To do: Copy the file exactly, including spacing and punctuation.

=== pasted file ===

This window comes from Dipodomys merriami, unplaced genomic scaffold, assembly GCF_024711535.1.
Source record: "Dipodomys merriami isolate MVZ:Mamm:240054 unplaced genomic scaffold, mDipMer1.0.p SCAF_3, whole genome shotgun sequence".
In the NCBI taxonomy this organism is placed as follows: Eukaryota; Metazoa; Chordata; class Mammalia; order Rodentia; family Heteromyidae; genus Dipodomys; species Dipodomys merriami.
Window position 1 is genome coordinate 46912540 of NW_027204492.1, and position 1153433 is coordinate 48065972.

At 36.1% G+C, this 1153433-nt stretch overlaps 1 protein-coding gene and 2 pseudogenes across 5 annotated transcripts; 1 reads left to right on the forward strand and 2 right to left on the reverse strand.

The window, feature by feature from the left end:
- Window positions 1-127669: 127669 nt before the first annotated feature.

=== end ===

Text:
This window comes from Dipodomys merriami, unplaced genomic scaffold, assembly GCF_024711535.1.
Source record: "Dipodomys merriami isolate MVZ:Mamm:240054 unplaced genomic scaffold, mDipMer1.0.p SCAF_3, whole genome shotgun sequence".
In the NCBI taxonomy this organism is placed as follows: Eukaryota; Metazoa; Chordata; class Mammalia; order Rodentia; family Heteromyidae; genus Dipodomys; species Dipodomys merriami.
Window position 1 is genome coordinate 46912540 of NW_027204492.1, and position 1153433 is coordinate 48065972.

At 36.1% G+C, this 1153433-nt stretch overlaps 1 protein-coding gene and 2 pseudogenes across 5 annotated transcripts; 1 reads left to right on the forward strand and 2 right to left on the reverse strand.

The window, feature by feature from the left end:
- Window positions 1-127669: 127669 nt before the first annotated feature.